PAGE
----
David Pokotylo

Archaeology of hunter-gatherer-foragers; public archaeology; archaeological resource management; lithic technology; quantitative methods, Paleolithic in East Africa.

I am an anthropological archaeologist whose research and teaching expertise has focused on the archaeology of hunter-gatherer-foragers, lithic technology, public archaeology, archaeological heritage management, and the use of quantitative methods in archaeology.

I pursue research on public opinion and archaeological heritage preservation at the regional and national level in Canada, and the history of policy and legislation relating to archaeological heritage management.

My interests in archaeology of hunter-gatherer-foragers and lithic technology have allowed me to participate in a range of fieldwork projects in northwestern Canada (British Columbia, Northwest Territories), northern China, and Kenya.

I have a long-term interest in the archaeology of montaine and intermontaine Northwest North America that currently focuses on two projects. The first is root resource subsistence intensification in the mid-Fraser River region of the BC Interior Plateau. With colleagues Sandra Peacock (UBC-Okanagan) and Brian Kooyman (U.Calgary) we are studying root harvesting and processing intensification processes, relationships between these processes and climate change, as well as cultural complexity during the past 4000 years. The second major project is the archaeology of the Milliken-Esilao site locality. These sites have been the foundation for chronologies of Northwest Coast archaeology since excavation in the 1950s and 1960s, but have yet to be fully analyzed and published. I have now compiled a database of approximately 120,000 artifacts in the collection; analysis will culminate in a book-length manuscript on the occupation sequence at the locality and its role in the development of regional adaptive patterns.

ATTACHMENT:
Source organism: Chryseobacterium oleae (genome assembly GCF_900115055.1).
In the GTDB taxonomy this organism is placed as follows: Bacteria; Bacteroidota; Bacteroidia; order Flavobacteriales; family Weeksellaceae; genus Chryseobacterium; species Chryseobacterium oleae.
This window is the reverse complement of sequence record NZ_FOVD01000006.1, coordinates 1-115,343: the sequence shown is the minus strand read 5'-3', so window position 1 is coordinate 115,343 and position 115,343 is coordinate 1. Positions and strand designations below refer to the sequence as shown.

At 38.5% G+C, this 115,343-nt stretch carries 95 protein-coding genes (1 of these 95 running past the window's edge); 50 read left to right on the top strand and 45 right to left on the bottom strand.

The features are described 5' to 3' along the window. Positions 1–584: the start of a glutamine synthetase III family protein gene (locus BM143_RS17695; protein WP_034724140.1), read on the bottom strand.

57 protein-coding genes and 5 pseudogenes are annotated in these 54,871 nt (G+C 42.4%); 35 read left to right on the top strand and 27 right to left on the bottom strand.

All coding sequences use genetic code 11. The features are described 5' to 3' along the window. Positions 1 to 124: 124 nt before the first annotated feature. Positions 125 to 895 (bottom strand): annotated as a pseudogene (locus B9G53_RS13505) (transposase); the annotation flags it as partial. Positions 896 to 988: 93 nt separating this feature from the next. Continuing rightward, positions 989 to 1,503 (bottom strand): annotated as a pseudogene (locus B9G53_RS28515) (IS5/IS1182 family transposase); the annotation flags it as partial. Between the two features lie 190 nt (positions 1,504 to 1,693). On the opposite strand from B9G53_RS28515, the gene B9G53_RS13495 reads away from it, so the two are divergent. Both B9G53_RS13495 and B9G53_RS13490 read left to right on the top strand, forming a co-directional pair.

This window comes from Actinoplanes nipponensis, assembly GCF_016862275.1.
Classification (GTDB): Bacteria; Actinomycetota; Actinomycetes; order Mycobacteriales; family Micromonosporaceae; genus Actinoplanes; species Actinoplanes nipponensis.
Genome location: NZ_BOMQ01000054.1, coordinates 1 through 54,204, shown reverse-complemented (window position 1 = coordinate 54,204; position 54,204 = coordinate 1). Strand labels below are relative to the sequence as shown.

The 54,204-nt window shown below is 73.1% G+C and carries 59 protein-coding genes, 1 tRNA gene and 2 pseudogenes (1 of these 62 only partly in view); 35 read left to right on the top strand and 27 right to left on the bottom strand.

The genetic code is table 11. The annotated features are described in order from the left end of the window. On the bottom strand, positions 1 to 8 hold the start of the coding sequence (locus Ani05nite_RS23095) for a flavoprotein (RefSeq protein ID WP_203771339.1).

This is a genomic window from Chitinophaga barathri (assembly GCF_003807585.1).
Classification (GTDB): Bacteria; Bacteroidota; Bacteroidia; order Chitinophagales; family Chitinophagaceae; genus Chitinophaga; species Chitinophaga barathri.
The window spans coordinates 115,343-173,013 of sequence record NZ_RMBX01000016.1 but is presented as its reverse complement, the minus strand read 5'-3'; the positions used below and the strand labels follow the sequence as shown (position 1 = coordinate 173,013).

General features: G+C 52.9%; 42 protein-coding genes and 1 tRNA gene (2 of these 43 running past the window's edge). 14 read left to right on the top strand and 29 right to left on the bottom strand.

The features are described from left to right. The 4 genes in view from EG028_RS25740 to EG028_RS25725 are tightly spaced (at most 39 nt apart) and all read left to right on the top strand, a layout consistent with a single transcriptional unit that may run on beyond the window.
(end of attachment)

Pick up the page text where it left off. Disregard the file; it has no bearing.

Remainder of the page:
I am also collaborating with colleagues in China (particularly Qian Yihui, Beijing Normal University) to analyze production organization employed by stoneworkers in early Chinese Bronze Age lithic industries and what aspects (e.g., utilitarian vs. ritual/prestige items) were retained and made and used by Shang society. We are comparing two site assemblages to study the nature and distribution of raw materials utilized, manufacturing techniques involved, and the that role stone tools assumed in early Bronze Age economies in China.

I am developing a research collaboration with the National Museums of Kenya to initiate field research on Acheulean archaeology in the eastern highlands of the country. To date, we have conducted surface mapping and exploratory test excavations at one site in the Kenya highlands, to assemble sufficient background information to initiate further work at this and other highland sites.

Pokotylo, D. and A. Mason (2014) “Canada: Cultural Heritage Management.” In, C. Smith (ed.) Encyclopedia of Global Archaeology, Vol. 2, pp. 1103-1107. New York: Springer.

Pokotylo, D. and A. Mason (2014) “Canada: Cultural Heritage Management and First Nations.” In, C. Smith (ed.) Encyclopedia of Global Archaeology, Vol. 2, pp. 1107-1114. New York: Springer.

Mason, A. and D. Pokotylo (2014) Canada: World Heritage. In, C. Smith (ed.) Encyclopedia of Global Archaeology, Vol. 2, pp. 1119-1122. New York: Springer.

King, A., D. Lepofsky, and D. Pokotylo (2011) Archaeology and Local Governments: Perspectives of First Nations and Municipal Councillors in the Fraser Valley B.C. Canadian Journal of Archaeology 35: 258-291.